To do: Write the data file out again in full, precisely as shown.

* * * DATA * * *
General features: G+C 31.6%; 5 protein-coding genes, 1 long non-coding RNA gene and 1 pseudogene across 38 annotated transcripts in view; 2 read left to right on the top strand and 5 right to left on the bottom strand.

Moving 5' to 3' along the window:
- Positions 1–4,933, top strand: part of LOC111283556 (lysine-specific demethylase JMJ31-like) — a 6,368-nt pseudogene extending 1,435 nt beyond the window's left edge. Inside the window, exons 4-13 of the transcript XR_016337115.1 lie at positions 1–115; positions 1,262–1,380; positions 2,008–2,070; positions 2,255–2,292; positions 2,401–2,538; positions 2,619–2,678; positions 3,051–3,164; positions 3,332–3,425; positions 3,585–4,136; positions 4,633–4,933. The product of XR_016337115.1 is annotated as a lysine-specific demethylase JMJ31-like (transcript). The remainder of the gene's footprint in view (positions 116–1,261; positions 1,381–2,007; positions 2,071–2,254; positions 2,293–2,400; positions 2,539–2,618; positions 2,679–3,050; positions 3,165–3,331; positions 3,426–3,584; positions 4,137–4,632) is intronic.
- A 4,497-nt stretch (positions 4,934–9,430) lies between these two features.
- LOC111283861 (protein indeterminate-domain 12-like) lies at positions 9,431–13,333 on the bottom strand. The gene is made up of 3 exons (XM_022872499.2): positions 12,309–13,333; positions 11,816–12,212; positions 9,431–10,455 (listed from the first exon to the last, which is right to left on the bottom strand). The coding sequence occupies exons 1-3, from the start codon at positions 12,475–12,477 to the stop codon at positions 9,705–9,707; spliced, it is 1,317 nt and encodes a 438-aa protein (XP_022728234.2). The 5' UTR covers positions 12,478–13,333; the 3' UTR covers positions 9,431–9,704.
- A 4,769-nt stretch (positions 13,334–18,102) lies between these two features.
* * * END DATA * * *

General features: G+C 31.6%; 5 protein-coding genes, 1 long non-coding RNA gene and 1 pseudogene across 38 annotated transcripts in view; 2 read left to right on the top strand and 5 right to left on the bottom strand.

Moving 5' to 3' along the window:
- Positions 1–4,933, top strand: part of LOC111283556 (lysine-specific demethylase JMJ31-like) — a 6,368-nt pseudogene extending 1,435 nt beyond the window's left edge. Inside the window, exons 4-13 of the transcript XR_016337115.1 lie at positions 1–115; positions 1,262–1,380; positions 2,008–2,070; positions 2,255–2,292; positions 2,401–2,538; positions 2,619–2,678; positions 3,051–3,164; positions 3,332–3,425; positions 3,585–4,136; positions 4,633–4,933. The product of XR_016337115.1 is annotated as a lysine-specific demethylase JMJ31-like (transcript). The remainder of the gene's footprint in view (positions 116–1,261; positions 1,381–2,007; positions 2,071–2,254; positions 2,293–2,400; positions 2,539–2,618; positions 2,679–3,050; positions 3,165–3,331; positions 3,426–3,584; positions 4,137–4,632) is intronic.
- A 4,497-nt stretch (positions 4,934–9,430) lies between these two features.
- LOC111283861 (protein indeterminate-domain 12-like) lies at positions 9,431–13,333 on the bottom strand. The gene is made up of 3 exons (XM_022872499.2): positions 12,309–13,333; positions 11,816–12,212; positions 9,431–10,455 (listed from the first exon to the last, which is right to left on the bottom strand). The coding sequence occupies exons 1-3, from the start codon at positions 12,475–12,477 to the stop codon at positions 9,705–9,707; spliced, it is 1,317 nt and encodes a 438-aa protein (XP_022728234.2). The 5' UTR covers positions 12,478–13,333; the 3' UTR covers positions 9,431–9,704.
- A 4,769-nt stretch (positions 13,334–18,102) lies between these two features.